Next week, Nintendo, which has only sporadically reoffered games from its extensive back catalog, will release a nostalgia line for the Game Boy Advance that includes replica versions of Donkey Kong, Super Mario Brothers and six other titles once playable on TV sets through the 1985 Nintendo Entertainment System, or NES. It will also sell a special Game Boy Advance painted to resemble the NES. The games will retail for $20 each, a price close to that of many retro compilations of five or more games from competing publishers. Kaplan said a similar Nintendo line in Japan sold 1 million games in eight days.

This month the toymaker Jakks Pacific will add two new units to its own classics effort, the million-plus-selling TV Games line. The TV Games devices resemble classic arcade and home-console joysticks but actually contain and play games as well, serving as controller, processor and retro game collection all in one. One new unit will be shaped like a 1970s Atari "paddle" controller. When plugged directly into the TV, it will play 10 Atari classics, including Breakout and Warlords. The other unit resembles an arcade joystick and will include Ms. Pac-Man and four other games.

Stephen G. Berman, president of Jakks Pacific, said the appeal of the products, priced at $25 each and sold in game stores as well as at mainstream retailers like Urban Outfitters and Walgreen's, stretched beyond current gamers. "People who don't have the ability to play and the patience to play PlayStation 2s or the Xboxes have the ability and patience to play our TV Games," he said. The joysticks have been successful enough that two major game publishers, Sega and Konami, announced separate plans last month to license competing products through Radica Games and Majesco, respectively.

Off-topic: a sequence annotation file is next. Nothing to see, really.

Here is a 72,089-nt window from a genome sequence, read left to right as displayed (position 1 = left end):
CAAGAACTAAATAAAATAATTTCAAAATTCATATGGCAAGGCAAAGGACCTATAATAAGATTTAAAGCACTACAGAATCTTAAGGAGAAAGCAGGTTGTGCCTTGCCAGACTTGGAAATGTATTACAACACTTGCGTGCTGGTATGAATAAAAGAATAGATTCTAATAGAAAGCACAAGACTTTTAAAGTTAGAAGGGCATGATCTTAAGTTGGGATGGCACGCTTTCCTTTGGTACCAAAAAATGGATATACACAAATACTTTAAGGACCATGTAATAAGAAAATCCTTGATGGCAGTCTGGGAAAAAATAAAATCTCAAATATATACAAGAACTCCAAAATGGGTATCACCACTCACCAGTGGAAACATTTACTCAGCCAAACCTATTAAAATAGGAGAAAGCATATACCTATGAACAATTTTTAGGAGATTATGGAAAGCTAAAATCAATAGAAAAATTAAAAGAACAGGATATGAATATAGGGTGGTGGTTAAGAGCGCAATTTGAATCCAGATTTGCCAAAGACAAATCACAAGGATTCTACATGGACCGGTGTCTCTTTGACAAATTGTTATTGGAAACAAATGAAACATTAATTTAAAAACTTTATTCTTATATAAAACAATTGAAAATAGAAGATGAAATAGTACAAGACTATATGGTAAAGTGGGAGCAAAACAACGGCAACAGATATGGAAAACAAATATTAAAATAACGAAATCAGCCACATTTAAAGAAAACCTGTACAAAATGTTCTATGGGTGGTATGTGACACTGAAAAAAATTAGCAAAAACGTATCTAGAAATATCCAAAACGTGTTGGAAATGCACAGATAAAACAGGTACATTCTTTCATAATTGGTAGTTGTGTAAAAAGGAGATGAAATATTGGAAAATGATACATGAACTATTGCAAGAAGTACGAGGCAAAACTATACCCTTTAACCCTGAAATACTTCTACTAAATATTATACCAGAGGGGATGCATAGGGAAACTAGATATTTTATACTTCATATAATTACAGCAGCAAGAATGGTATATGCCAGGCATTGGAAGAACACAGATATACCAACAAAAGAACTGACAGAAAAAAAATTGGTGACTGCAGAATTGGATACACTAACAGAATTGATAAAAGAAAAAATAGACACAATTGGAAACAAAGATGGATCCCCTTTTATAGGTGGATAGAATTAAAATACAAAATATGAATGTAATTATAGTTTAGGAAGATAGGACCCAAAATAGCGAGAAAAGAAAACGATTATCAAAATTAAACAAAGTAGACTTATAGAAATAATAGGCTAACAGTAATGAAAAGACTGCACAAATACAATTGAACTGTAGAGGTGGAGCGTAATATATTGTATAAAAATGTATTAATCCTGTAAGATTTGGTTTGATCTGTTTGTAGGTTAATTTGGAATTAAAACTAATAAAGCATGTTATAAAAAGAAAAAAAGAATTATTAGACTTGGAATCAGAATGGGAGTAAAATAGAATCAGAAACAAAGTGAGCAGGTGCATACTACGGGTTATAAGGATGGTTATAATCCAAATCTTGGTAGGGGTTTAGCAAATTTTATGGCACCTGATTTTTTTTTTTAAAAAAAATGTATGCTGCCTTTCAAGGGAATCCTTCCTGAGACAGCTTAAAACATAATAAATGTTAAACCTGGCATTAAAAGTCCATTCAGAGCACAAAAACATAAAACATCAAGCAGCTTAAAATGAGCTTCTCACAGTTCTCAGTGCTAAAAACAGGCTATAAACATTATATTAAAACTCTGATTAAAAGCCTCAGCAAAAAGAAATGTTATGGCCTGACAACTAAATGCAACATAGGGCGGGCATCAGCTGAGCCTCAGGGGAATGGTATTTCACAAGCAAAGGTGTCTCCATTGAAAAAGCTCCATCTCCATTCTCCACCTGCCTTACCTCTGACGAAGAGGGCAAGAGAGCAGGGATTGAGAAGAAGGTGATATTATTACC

Classic video games have not always been easy sells. To the uninitiated, their appeal has often been confounding. Old games tend to be basic and technically as far from today's games as silent film is from Lucasfilm. But aficionados say that well-designed game play can transcend limitations in the graphics.

Jarvis, 49, now a game designer at the arcade maker Raw Thrills, likened the appeal to that of beloved games in other formats. "You never get tired of playing Monopoly or Stratego or hearts," he said. "If you look at the very cream of the crop of the video game medium of the early '80s, there's probably 20 games there that will be fun forever."